A big smile and two open arms welcome me: “Jacolijn!”, a high, excited voice fills the cafe. The voice comes from the 41-year old photographer Maria José Castillo Pérez (yes, what a name). “I am so happy to see you!”
The last time I saw Maria was in October. It was a warm day and we were shooting outside in Maria’s village called Cerdanyola del Vallès, a little bit outside Barcelona. It was one of those shootings where you forget it is a job. We were dancing around, singing songs, chatting in between shooting photos (chatting and making photos at the same time does not really work for me). Over all it was a really nice shoot. So, of course we met again when I was in Barcelona a few weeks ago. We ended up shooting with a really nice team and after that I interviewed Maria.
“I am sorry for my English” says Maria as she starts talking. She is sitting on a light, brown leather sofa. The sun shines through the window behind her and makes her brown hair glow. She tells me how she got into fashion photography. After she studied art history (with the specialisation cinema history) she started following a make-up course. “I did not really like it because I got bored. I always wanted to do the make-up very quickly.” During the course Maria worked with many photographers and noticed she was always thinking how she would take the photos.
Fashion photography helps me to express my feelings
At that moment, six years ago, she started making portraits herself. “I get really fulfilled by fashion photography”, she answers my question why she chose fashion photography. The always laughing Maria shows a different side of herself during our conversation. She speaks about her work very seriously and passionately. “I have always been interested in aestectics, philosofy. Fashion photography helps me to express my feelings.”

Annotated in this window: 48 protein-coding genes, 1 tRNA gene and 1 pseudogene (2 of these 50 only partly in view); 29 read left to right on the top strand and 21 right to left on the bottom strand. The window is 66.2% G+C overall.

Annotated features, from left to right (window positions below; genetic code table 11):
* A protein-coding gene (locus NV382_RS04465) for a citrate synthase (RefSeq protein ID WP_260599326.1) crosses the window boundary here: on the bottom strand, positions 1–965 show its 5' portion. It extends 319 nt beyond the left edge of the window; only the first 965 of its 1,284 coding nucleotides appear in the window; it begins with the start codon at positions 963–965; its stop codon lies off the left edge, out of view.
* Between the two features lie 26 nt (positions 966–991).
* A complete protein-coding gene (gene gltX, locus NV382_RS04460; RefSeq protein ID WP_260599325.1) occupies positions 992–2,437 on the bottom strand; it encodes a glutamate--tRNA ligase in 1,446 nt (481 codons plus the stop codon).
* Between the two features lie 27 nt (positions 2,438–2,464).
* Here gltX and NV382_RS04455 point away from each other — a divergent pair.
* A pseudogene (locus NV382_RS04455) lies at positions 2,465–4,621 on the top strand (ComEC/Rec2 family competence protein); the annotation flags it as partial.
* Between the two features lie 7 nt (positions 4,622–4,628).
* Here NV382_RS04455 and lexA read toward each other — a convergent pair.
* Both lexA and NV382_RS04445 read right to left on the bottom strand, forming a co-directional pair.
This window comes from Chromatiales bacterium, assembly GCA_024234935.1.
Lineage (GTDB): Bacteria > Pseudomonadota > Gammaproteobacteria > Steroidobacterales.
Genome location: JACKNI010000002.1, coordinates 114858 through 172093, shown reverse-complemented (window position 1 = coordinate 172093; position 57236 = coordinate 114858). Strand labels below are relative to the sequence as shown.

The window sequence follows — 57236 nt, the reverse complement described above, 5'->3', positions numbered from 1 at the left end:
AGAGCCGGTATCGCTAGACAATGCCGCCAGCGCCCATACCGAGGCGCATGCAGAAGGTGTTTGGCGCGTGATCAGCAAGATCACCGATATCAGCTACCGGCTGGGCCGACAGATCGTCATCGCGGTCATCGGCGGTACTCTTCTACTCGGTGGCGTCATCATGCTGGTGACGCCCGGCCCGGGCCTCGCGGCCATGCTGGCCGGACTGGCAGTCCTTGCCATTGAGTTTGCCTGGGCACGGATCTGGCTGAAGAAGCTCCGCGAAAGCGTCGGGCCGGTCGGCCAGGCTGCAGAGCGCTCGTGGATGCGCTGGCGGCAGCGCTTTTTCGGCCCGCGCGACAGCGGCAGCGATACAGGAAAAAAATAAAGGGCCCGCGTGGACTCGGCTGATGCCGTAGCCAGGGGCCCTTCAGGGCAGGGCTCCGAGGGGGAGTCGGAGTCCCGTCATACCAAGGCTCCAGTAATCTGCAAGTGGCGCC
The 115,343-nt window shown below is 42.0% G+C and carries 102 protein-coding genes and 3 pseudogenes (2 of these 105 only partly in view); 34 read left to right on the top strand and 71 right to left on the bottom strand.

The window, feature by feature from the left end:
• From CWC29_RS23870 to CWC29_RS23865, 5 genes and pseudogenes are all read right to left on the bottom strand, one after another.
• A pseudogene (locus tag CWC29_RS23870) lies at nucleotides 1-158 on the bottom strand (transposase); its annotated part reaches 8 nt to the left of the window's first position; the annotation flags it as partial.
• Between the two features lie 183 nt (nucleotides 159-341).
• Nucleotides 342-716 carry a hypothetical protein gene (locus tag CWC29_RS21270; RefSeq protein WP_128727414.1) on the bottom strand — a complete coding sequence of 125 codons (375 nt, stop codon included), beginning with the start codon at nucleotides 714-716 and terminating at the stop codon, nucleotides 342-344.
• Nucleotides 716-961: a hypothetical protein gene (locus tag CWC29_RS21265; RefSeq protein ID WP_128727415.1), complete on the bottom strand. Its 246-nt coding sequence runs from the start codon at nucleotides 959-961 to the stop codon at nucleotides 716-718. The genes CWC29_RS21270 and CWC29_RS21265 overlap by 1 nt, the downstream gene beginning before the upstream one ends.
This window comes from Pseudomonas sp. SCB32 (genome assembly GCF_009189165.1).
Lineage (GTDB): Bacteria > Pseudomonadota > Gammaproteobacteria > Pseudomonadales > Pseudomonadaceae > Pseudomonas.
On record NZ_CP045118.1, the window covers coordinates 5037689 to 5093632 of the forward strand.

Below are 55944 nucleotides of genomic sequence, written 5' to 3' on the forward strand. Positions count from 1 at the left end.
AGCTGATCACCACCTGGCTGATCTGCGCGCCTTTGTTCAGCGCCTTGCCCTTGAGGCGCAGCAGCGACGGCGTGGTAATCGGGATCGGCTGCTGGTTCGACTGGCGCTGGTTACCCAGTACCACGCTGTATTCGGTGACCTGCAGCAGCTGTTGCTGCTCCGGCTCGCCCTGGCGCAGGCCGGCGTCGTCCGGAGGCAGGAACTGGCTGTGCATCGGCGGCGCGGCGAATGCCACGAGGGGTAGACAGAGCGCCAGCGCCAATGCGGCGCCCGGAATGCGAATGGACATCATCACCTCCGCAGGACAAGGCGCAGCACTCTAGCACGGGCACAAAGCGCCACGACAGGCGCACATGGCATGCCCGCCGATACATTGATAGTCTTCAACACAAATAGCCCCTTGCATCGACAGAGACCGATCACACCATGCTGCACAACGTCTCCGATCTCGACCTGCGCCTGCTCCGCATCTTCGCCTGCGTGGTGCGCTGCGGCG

Showing a kind of woman
Soft piano music plays through the speakers in the cafe. More and more people are coming in. It is lunch time, at least for most of the spanish people. It is three o’clock, which normally is really late for me to have lunch. But in Spain I always have to be a bit flexible with the time. “Fashion photography enables me to create my own fairytale. You start a story out of nothing and start building something with the caracters. I try to express my concept of female aesthetics, that a woman is herself, free and empowered.” That is Maria’s favourite aspect of fashion photography: showing a kind of woman.
It enables me to create my own fairytale
Our conversation gets interrupted by the waiter. Some bocadillos (sandwhiches) and patatas bravas (typical spanish little, fried potatoes with a sauce) are getting served at our table. “Capturing a moment in a photo is one of the hardest things to accomplish. For example, some models want to be as glamourous as possible. It is the best when a model is herself and forgets which side of her face looks more beautiful in the photos.” Her face lights up when she starts eating one of the patatas bravas. “It is so good!”
“The fashion industry has changed a lot, in a good way. Nowadays, it is not all about beauty. For example, I like a lot of editorials from Wonderland Magazine. The photos are more human to me. There are also a lot of different types of models now, from albino’s to transgenders. That fits with my thoughts and it is still really fashion. Perfect beauty bores me.”
“I would just like to say one more thing”, just as I think the interview is finished, Maria continues talking, “What I find the most annoying is how people associate the model industry. A lot of people associate models with anorexia and other eating disorders. It is like stereotypes as rock and roll comes with drugs and video games make people violent. It does not make sense!” Now and then Maria receives reactions at photos she took. For example: ‘that model looks anorexic! She does not eat.’ “That annoys me. I shot with that model, she ate a sandwhich with me!”
She ate a sandwhich with me!